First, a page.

Uruguay seeks to develop further its local capital market aiming to increase the number of financing opportunities for technology start-ups and other businesses while promoting foreign investment.
“We want to lay the foundations to have a financial ecosystem,” Economy Minister Azucena Arbeleche told an an online event hosted by the Americas Society/Council of the Americas (AS/COA) on Thursday (July 29).
Uruguay’s economic output dropped 2.8% year-on-year in the first quarter of 2021, following a 2.9% decline in the previous period. This was the sixth consecutive quarter of contraction in GDP.
The Uruguayan Central bank in its second-quarter Monetary Policy report forecasted a 3.5% expansion for the country’s economy, the same as the Finance ministry’s estimate but anticipated higher inflation because of an increase in fuel costs and international prices of commodities.
However, the Central Bank Expectations Survey, which consults local economists and experts, kept its projected average growth rate for the economy in 2021 almost one full point below government forecasts, at 2.6%.
Economic activity picked up again during the second quarter, with preliminary data from May showing imports of capital goods and intermediate goods continued to show a significant dynamism.
Based on indicators, consumption had a good performance while an increase in the confidence index of consumers was also noted. When it comes to exports “volume and prices remain elevated, but marginal growth is slowing,” the bank’s report added.
Analyzing the different business sectors, performance has been dissimilar. During recent months, output increased in agriculture, fisheries and mining, in construction. Other sectors that have boosted activity are related to goods.
However, downward pressure was reported in professional activities & leasing; health, education, real estate and other activities; commerce, accommodation and supply of food and beverages; and transportation & storage, information & communication. This was particularly felt during the first quarter of the year because of an abysmal tourism season.
Uruguay’s yearly Consumer Price Index (CPI) increased to 7.33% in June from 6.64% in May, according to data released by the National Institute of Statistics (INE), above the government’s range (between 3% and 7%).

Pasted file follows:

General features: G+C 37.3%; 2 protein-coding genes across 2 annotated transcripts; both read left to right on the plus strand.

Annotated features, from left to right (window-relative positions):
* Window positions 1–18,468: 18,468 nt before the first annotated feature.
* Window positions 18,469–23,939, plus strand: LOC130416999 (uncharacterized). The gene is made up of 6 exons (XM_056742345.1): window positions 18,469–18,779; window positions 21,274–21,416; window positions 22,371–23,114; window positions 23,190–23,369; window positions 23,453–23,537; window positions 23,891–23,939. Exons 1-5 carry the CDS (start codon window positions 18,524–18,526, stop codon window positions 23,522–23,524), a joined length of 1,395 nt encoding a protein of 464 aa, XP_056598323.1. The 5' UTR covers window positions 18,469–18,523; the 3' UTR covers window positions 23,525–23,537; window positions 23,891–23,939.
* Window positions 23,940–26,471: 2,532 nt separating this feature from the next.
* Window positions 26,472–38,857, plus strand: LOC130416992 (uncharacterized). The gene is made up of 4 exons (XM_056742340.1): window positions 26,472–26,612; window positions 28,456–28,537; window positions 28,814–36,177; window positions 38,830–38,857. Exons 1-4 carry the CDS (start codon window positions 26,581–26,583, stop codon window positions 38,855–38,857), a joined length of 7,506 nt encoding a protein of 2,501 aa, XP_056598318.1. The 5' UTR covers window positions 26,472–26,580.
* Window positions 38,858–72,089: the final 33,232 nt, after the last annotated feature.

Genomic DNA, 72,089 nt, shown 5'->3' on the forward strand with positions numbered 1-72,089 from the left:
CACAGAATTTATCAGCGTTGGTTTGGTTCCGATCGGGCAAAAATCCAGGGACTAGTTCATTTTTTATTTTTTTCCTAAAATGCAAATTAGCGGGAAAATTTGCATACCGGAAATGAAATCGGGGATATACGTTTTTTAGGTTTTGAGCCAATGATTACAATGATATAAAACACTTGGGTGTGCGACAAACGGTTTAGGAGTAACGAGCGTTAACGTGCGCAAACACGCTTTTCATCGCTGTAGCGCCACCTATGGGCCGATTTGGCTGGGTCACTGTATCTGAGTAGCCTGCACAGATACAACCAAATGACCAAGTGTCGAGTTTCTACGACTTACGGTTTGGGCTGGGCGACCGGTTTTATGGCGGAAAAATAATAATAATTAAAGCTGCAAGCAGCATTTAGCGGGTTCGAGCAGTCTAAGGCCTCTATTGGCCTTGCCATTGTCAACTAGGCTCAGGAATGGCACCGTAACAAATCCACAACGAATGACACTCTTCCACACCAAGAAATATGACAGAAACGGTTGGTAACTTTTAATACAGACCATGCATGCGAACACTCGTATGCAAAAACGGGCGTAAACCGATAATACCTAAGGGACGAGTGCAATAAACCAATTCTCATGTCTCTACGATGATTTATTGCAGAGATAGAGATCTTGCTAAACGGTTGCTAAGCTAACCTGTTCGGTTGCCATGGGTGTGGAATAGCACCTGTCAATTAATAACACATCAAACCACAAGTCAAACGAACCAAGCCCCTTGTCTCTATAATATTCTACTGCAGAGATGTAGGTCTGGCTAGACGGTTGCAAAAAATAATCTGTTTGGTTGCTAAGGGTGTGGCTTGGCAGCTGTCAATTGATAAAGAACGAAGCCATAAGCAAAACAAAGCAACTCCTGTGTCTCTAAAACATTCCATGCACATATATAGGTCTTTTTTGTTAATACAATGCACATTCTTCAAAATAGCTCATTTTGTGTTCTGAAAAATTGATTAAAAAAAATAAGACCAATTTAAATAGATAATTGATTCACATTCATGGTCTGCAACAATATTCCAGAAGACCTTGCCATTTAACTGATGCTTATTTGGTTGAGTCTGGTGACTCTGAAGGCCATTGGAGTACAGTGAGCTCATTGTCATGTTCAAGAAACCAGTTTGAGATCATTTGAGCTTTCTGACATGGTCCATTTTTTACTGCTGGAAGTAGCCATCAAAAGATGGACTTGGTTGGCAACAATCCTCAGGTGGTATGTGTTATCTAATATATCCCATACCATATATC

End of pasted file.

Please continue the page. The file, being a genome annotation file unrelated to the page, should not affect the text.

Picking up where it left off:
The central bank’s inflation range is between 3% and 6%. The Central Bank report marks a one full percentage point increase (from a 7% axis) for 2021 while anticipates that next year, during the second quarter, inflation will return to target.
The government of President Luis Lacalle Pou established an ambitious goal for inflation to be below 6 % in 2022 and reach 3.7% by the end of 2024, according to the projections contained in the National Budget (2020-2025).
Uruguay’s unemployment rate grew from 9.7% in April to 10.2% at the end of May, which marked a return of the index to double-digit figures, according to a report released by the INE.
In its third 2021 meeting, at the end of June, the central bank’s Monetary Policy Committee (Copom), kept its interest rate unchanged at 4.5% and anticipated it will wait for stronger signals of economic recovery before altering the current monetary policy.
However, the Uruguayan economy can be expected to end 2021 with an average growth of 3.5%, the bank’s report said.
The basic scenario, following a 5.9% contraction in 2020, the expected evolution of the activity level anticipates a recovery to pre-pandemic levels in the third quarter of this year.
Private investment is expected to be a great booster, contributing to growth including government spending, and exports. In 2022 exports will continue to have an impulse together with private consumption.
Uruguay, is a small, relatively wealthy Latin American nation.